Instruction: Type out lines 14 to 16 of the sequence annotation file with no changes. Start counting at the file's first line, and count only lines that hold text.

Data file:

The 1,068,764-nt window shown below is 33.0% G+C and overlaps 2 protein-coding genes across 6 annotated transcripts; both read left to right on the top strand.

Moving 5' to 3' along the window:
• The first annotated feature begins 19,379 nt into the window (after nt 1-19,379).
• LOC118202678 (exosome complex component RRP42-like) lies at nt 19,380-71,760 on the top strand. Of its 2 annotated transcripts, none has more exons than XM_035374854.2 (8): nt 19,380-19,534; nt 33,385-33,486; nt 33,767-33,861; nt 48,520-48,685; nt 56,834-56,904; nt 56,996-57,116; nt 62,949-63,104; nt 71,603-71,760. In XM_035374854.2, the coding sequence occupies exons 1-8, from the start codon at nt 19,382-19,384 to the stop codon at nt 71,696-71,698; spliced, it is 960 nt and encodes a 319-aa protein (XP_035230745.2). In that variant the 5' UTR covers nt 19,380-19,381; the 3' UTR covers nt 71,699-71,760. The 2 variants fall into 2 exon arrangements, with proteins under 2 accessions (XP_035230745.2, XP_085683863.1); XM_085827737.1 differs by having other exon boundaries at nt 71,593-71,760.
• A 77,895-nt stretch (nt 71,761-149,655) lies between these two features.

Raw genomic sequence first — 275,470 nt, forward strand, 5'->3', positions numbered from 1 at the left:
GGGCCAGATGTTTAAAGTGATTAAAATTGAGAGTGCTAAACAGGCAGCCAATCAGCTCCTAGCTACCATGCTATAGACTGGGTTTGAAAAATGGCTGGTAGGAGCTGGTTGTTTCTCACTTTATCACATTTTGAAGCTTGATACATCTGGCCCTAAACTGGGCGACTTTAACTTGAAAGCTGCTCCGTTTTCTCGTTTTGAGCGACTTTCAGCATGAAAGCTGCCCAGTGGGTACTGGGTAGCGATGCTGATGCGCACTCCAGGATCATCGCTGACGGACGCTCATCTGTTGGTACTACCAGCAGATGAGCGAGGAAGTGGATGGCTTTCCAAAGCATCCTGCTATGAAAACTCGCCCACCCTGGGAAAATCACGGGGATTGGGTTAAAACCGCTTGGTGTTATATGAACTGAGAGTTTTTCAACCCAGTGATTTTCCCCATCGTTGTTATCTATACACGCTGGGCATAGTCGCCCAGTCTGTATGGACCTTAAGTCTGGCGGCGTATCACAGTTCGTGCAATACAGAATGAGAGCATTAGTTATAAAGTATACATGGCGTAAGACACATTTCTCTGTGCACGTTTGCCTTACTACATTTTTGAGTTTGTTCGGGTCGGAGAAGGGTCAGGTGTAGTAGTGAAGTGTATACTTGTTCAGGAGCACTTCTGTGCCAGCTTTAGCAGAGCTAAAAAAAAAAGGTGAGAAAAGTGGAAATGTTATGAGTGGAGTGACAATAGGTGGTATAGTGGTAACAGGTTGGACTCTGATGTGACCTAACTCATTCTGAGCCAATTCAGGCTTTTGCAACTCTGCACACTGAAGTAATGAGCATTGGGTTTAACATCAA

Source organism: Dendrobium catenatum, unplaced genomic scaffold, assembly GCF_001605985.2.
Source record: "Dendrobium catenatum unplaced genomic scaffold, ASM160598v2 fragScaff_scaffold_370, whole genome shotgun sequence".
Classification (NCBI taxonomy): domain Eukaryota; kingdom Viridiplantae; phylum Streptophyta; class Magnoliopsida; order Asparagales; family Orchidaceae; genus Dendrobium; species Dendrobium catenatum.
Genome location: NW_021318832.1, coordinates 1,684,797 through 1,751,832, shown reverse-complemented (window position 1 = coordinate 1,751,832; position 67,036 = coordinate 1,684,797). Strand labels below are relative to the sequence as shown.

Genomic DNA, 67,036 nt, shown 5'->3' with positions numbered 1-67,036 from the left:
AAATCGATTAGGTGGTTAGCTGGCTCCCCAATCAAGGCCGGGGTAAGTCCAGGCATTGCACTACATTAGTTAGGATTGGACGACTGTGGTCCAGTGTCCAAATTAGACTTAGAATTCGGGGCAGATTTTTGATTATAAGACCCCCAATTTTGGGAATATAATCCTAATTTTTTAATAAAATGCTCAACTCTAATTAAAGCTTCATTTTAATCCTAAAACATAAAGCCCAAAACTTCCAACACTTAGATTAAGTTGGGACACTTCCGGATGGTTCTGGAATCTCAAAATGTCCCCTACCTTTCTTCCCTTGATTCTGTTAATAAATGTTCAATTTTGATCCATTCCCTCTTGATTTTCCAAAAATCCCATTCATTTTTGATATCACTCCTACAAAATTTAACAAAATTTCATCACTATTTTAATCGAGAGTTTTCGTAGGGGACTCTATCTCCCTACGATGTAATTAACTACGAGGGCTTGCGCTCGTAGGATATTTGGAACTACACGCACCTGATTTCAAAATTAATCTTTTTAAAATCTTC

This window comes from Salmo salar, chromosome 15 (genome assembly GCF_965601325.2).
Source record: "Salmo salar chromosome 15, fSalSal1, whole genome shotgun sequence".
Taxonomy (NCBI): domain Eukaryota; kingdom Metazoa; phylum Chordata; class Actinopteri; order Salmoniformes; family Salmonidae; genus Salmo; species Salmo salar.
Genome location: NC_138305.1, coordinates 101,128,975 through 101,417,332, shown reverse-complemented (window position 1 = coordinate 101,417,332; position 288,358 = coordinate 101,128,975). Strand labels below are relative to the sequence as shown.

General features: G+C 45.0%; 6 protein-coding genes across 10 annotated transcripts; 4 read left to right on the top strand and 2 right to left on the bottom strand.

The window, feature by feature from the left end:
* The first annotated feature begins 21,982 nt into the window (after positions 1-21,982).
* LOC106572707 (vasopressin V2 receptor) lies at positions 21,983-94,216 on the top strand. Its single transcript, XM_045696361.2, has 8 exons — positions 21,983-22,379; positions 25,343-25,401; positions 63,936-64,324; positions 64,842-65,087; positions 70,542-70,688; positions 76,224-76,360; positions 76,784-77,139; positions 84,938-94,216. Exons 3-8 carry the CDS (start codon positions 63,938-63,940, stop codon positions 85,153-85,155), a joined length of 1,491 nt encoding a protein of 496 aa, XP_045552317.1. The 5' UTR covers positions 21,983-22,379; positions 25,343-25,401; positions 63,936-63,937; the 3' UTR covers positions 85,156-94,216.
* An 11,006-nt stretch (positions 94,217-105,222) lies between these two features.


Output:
This window comes from Salmo salar, chromosome 15 (genome assembly GCF_965601325.2).
Source record: "Salmo salar chromosome 15, fSalSal1, whole genome shotgun sequence".
Taxonomy (NCBI): domain Eukaryota; kingdom Metazoa; phylum Chordata; class Actinopteri; order Salmoniformes; family Salmonidae; genus Salmo; species Salmo salar.